Because of all this, it is understood that the first document of the Magisterium forbidding the dissolution of marriage is from the 13th century (1208), by Pope Innocent III (DH 794). The doctrine of the Council of Florence (1439-1447) on indissoluble marriage, is based on the "Decree for the Armenians" (DH 1327), which is not an infallible document for the whole Church.

The doctrine of the 24th Sess. of Trent (DH 1797), is not a dogma of faith. Nor are the anathemas that follow condemnations excluding one from communion. Specifically, the dog. 7 (DH 1807) was drafted in the mildest form out of consideration for the Greeks, who abided by an opposite practice, that is, they allowed divorce, which the Council didn't want to condemn (cf. DH 1807, note).

In the dogmatic theology treatises on marriage, there isn't a unanimous teaching on this matter. Cardinal G.L. Müller, in his great volume "Dogmática" (Barcelona, 2009, p. 722), only alludes to an argument that is highly debatable, since it mentions that marriage doesn't imprint "sacramental character." But we know that this sacrament does not imprint "character" (as happens with baptism, confirmation and holy orders).

The conclusion is clear: it is not a doctrine of faith that Christian marriage is indissoluble. Therefore, it is not a definitively settled theological question. And therefore, being a "disputed issue", it falls to the Pope or to whomever the Pope chooses to make the decision, in each case, to do what is most appropriate for maintaining due respect, order and conditions of affection and love in the family.

In any case, since it isn't the Pope or the bishop or the priest who is getting married, the views of the parties concerned ought to always be taken into account above all, as they are usually the best people to see what is best for themselves and their children. The view of those directly concerned must always be borne in mind.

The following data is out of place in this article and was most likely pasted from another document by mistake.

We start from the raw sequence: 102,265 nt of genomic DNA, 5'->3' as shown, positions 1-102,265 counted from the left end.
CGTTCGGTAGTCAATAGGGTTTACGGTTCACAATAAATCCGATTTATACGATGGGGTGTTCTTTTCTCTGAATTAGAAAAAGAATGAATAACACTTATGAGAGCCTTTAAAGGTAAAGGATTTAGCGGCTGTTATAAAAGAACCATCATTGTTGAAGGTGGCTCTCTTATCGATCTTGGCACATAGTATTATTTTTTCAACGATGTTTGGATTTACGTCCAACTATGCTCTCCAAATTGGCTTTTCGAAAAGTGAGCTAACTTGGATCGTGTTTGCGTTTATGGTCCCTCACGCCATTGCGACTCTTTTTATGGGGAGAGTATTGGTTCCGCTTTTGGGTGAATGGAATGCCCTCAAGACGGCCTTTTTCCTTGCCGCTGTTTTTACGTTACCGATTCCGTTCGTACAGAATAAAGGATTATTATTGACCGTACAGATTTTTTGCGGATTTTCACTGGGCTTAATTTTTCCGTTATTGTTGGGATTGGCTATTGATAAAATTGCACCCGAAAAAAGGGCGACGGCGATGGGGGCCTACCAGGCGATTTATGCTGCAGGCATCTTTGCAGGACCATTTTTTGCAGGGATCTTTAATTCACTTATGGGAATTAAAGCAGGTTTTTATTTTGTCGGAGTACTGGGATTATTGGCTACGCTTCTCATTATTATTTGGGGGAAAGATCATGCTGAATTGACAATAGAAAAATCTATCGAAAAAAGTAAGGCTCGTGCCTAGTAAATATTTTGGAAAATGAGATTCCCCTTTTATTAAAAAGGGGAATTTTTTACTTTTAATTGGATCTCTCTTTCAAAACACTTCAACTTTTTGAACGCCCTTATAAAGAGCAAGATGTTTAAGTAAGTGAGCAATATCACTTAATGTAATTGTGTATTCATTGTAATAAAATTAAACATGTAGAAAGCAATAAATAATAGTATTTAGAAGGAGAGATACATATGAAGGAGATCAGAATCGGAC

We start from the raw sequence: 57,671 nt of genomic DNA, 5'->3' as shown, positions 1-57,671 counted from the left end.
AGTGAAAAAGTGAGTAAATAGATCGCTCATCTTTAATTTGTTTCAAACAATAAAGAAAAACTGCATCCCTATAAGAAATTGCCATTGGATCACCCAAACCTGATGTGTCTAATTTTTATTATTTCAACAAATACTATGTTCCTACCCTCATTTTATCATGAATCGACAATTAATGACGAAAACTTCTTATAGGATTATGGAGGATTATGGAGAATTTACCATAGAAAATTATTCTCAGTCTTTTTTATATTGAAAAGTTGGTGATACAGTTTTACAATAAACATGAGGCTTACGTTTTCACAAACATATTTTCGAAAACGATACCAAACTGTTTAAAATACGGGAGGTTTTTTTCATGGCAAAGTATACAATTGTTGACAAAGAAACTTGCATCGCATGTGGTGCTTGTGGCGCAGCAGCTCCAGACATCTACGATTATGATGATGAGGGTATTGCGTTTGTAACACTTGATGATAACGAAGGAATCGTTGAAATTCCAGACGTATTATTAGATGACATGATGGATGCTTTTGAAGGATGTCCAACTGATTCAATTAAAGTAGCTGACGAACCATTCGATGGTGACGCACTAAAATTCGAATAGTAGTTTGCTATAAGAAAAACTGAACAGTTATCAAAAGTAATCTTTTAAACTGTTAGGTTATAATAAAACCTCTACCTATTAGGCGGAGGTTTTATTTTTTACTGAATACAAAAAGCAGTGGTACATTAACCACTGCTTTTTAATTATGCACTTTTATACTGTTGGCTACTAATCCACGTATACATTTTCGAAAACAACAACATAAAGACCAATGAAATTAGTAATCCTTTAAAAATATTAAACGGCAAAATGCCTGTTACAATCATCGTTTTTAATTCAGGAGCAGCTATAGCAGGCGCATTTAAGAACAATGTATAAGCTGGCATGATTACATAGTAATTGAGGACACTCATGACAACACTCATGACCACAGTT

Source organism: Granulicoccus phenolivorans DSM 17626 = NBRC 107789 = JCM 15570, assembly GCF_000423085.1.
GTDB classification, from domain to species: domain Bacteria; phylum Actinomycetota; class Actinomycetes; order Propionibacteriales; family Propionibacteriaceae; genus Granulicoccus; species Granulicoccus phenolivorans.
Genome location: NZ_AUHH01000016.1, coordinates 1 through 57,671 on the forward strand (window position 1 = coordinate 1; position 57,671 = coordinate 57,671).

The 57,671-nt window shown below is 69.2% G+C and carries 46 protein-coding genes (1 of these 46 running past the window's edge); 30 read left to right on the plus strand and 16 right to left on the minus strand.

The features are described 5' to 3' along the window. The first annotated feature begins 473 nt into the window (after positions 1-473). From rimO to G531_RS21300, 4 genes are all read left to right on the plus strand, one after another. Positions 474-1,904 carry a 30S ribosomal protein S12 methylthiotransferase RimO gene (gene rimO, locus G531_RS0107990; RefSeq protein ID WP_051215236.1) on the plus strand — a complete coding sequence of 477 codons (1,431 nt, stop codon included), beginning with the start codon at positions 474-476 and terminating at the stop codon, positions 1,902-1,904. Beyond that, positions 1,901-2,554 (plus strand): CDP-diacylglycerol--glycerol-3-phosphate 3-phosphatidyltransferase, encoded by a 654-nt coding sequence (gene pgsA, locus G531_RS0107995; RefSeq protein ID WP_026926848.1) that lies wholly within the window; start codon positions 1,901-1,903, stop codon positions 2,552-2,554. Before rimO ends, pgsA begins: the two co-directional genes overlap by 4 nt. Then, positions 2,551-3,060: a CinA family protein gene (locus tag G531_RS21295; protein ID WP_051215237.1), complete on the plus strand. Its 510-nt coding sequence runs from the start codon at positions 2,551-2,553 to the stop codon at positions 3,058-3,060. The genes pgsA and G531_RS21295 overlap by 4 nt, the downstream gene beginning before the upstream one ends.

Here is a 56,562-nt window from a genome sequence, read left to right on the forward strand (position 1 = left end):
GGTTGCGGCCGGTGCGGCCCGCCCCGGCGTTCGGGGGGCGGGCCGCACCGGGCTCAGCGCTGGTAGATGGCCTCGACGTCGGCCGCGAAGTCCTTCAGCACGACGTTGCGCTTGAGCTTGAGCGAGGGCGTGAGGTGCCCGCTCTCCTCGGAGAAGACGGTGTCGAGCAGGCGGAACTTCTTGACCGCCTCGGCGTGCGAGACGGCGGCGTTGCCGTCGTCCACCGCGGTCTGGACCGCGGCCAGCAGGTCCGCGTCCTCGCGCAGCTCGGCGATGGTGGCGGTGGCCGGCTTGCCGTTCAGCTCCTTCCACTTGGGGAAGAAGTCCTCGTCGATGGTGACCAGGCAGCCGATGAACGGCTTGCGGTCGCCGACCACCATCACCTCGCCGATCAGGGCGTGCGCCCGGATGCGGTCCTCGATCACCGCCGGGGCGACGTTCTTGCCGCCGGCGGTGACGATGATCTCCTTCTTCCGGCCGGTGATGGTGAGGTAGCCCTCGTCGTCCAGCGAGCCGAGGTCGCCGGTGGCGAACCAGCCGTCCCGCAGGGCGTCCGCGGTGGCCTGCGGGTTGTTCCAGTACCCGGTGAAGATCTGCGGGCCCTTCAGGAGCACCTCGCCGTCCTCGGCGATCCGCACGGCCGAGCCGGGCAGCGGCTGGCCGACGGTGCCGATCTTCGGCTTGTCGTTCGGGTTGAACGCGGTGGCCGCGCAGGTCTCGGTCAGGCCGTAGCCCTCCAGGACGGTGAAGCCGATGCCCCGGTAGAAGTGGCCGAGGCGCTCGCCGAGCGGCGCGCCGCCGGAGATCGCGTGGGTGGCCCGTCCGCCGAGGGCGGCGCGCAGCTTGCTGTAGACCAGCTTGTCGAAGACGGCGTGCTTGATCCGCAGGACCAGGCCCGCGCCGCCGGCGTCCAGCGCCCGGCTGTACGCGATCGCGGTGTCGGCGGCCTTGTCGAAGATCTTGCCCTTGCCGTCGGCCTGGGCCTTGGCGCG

Because of all this, the intensity of the problems being raised with an eye to the Synod next October, is strange and hard to understand. No doubt, not just the arguments of tradition and theology (which are ignored frequently by those who argue most passionately) are being taken into account on this issue.

Isn't it suspicious and shocking that this issue, which is properly theological, is part of the political platform of the most fundamentalist parties of the die-hard Right? That's the case of quite a few Republicans in the United States. And also in a number of political parties with fundamentalist tendencies in Latin America and Europe. Why are they advocating a model of marriage and the family that they, apparently, are interested in? Are they advocating this for religious motives or out of political interest? It would be appropriate to clarify this as soon as possible.

1 comment:

  1. I think the sooner this problem in the Catholic Church is resolved, the better for all of us to accept the reforms being made, hoping that those who have gone astray would come back into the fold and, therefore, the Church would become more united and strengthened for the benefit of all.